I think they can be used to do the same things, Right ?

They have many similarities in how they are used, and a quick Google will find you lots of detailed discussion on the differences, but the shortest version is that abstract classes can contain far more than interfaces (eg actual method defininitions), but you can only extend one class at a time, while you can implement many interfaces.

An interface is more like a "template." It is the base for something. Like there could be an interface called Flyable. It would have methods for flying speed, how to fly etc. A duck would implement it. An abstract class would have some methods already built in like run. Every duck would run in the same way, right? Though it would also have some body-less methods. Note that an abstract class is a very basic duck and an interface is a template for a duck. The abstract class can then be overriden for advanced ducks.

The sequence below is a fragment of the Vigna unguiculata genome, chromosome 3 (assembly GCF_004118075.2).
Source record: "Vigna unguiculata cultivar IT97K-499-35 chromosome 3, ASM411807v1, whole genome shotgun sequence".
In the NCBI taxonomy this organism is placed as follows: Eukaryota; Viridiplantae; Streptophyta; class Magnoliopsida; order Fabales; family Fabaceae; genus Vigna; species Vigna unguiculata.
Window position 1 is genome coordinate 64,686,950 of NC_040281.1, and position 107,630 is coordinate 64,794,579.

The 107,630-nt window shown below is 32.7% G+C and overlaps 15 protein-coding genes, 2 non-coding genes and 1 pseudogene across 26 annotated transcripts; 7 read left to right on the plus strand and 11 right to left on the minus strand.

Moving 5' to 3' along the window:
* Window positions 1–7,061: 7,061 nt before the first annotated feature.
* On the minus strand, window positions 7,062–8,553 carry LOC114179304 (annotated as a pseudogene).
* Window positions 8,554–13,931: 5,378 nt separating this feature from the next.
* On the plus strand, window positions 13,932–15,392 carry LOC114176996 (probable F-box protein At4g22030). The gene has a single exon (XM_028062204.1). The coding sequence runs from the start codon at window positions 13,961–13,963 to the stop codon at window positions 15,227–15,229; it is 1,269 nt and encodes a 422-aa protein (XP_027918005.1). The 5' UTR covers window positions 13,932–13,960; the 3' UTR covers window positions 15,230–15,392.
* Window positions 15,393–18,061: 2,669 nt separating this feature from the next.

abstract classes containing abstract and non-abstract methods.These are used to acheived polymorphism by overriding all the abstract method and essential non-abstract methods.Interfaces are the special class of the abstract classes.All the methods in Interface are must be abstract otherwise it will give COMPILE TIME ERROR.In case of Interfaces all the methods must be override.

An Interface is bound to contain abstract methods only whereas a Class CAN have concrete methods.
A Class CAN implement multiple Interfaces but CAN NOT extend multiple classes.
In an Interface all variables are static and final .But this need not be true in a Class.
The default access specifiers for the members of an Interface are public but it is not true for Classes.

An example where you will want to implement an Interface Runnable at the same time extending a Class Frame

class MyClass extends Frame implements Runnable{

}
This article has been dead for over six months. Start a new discussion instead.